In necessary preparation for my summer as an au pair in Spain my friend Lavinia (who lived in Spain for 7 years) and I decided have a very Spanish Sunday. At our local farmers market we ate paella before going back to my house to make churros con chocolate, the iconic dessert/breakfast of Madrid.
The dough comes together very quickly on the stove, similar to choux pastry, and uses only basic ingredients. I find somewhat frying daunting, but these are a little easier to do than normal donuts as they are thinner. The chocolate dipping sauce is dark and thick with just a bit of sweetness, perfect to coat the churros or to sip as you enjoy them. These churros are a little technical but they come together quite quickly and are a true treat to share with friends and family.
If you use smaller piping tip like in the second picture, they will fry more quickly and evenly!
- 2 cups (260g) all purpose flour
- 1 cup (240ml) whole milk
- 1 cup (240ml) water
- 2 tablespoons butter
- Pinch of salt
- 1 egg + 1 yolk
- Canola oil, for frying
- Sugar, for coating
- 1 cups whole milk
- 2 ounces semi-sweet chocolate (you can use unsweetened and add more sugar)
- 1 tablespoon sugar
- 1 teaspoon vanilla extract
- 1 teaspoon instant espresso powder
- 1 teaspoon cornstarch + 1 teaspoon more milk
- Measure the flour into a small bowl and set aside.
- In a medium pot set over medium heat, mix the milk, water, butter, and the pinch of salt. Let heat until the butter melts and the mixture just begins to simmer around the edges before turning off the heat.
- With the heat off, mix in the flour vigorously using a wooden spoon or a danish dough whisk. Let sit three minutes to cool slightly before mixing in the egg and the yolk. It may look at first like it won't integrate, but just stir very vigorously. Set aside.
- Fill a tall saucepan halfway with canola oil. Use a thermometer to heat slowly to 350° F. If you don't have a thermometer just watch for the oil to bubble around a piece of test batter.
- Meanwhile bring the milk for the chocolate sauce to a simmer in a medium saucepan. Turn off the heat and add the chopped chocolate, sugar, vanilla, and espresso powder. Let sit for 5 minutes before whisking to a homogenous mixture. Set aside.
- Fill a piping bag fitted with a large star tip with the dough.
- In the hot oil, working in batches, extrude pieces of dough, using a scissors to cut them off from each other. Don't add more than 3 or 4 at a time or the temperature will drop too much. As you fry, be sure to regulate the temperature of the oil, increasing the heat or turning off the burner, keeping the temperature around 350° F. Use a heat safe tongs to safely move around the churros as needed.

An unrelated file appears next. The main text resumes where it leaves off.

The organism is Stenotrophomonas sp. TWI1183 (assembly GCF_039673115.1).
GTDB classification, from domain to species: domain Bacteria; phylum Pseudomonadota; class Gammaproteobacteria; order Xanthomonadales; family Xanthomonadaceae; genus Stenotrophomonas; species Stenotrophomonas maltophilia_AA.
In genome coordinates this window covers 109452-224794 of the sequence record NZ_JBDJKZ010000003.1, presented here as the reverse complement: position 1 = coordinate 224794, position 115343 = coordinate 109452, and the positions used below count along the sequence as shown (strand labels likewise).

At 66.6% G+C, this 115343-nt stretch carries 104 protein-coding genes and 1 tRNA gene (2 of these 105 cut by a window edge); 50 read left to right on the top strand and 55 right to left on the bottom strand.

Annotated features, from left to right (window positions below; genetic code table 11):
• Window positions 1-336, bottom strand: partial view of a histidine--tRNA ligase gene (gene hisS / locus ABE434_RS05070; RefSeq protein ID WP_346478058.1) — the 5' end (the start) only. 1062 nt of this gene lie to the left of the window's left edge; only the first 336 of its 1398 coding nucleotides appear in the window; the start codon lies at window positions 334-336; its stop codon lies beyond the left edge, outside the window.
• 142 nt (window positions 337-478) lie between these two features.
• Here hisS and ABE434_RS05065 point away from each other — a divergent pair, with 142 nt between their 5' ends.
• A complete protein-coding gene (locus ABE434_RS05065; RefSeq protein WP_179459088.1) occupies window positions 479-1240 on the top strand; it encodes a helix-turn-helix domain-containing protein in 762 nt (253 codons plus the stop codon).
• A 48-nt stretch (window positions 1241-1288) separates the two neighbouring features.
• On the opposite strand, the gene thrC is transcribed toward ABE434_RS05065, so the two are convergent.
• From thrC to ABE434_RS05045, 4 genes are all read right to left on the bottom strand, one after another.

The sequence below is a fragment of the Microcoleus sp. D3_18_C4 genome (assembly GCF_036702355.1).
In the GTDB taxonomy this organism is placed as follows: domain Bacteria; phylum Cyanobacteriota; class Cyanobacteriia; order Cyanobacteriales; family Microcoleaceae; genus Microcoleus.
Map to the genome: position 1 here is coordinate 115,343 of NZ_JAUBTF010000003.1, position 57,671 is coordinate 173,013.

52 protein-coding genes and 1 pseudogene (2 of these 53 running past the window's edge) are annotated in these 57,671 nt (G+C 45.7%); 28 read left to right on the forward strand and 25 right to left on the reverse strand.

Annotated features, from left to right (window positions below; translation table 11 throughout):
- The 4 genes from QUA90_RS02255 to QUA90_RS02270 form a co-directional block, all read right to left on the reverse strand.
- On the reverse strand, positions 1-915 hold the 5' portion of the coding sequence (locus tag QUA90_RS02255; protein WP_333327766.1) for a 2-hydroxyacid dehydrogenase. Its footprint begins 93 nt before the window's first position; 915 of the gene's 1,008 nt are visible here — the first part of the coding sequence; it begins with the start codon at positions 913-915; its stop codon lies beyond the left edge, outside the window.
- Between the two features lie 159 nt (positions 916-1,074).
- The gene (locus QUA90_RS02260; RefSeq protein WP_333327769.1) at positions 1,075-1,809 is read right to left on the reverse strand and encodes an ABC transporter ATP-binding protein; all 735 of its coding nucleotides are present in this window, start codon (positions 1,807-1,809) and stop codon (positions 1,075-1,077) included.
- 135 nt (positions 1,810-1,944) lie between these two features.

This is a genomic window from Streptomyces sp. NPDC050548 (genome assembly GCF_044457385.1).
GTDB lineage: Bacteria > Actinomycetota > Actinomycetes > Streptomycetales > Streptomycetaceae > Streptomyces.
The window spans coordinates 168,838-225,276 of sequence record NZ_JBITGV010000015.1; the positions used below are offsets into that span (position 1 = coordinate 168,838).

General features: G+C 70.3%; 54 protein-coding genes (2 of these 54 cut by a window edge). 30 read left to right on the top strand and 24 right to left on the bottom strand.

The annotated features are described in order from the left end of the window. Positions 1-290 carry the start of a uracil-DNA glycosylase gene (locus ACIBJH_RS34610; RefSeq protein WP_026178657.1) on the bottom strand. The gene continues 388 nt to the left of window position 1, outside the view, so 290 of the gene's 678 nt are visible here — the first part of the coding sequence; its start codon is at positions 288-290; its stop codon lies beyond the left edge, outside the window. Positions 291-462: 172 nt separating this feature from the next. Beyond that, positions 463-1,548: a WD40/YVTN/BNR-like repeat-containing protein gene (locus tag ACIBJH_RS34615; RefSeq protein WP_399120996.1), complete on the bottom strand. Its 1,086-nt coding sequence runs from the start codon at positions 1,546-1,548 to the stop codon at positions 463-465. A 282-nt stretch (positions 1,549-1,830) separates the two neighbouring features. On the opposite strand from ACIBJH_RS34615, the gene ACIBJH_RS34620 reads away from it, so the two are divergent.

- When they are deeply golden brown (they'll look passable for a while but you want them very dark golden---longer and darker than you might think), remove them from the oil using the tongs to a plate lined with paper towel. After the churros sit for a few minutes, toss in sugar. Repeat steps 7 and 8 until all the churros are fried. Place the sugared churros onto a serving dish.
- Before serving, finish the chocolate sauce: in a small cup stir the teaspoon of leftover milk and the cornstarch together until no lumps remain. Add to the chocolate mixture and return it to the heat. Let the chocolate mixture come to a simmer, stirring constantly until thickened. Pour into serving cups.
Jeremy Scheck spent high school perfecting his signature cupcakes, making quiches and coffee cake by the dozen at a local bakery, and teaching cooking demonstrations at Williams-Sonoma. As a 10th grader in 2016, he began documenting his favorite recipes on a blog called The After School Bakery. In college, Jeremy learned to make 50 gallons of ice cream in the food science lab, how to prune grape vines in the teaching vineyard, the best way to milk a cow in Northern Italy, and why film photography is an art worth saving. As a sophomore in 2020, he traded blog photos for video and became a TikTok culinary sensation. Jeremy has been featured on the Today show, The Washington Post, Bloomberg, BBC Radio, People, and Access Hollywood, among others. Jeremy is a graduate of Cornell University with a double major in Spanish and Italian, and significant coursework in food science. He lives in Brooklyn, NY. Learn more about Jeremy.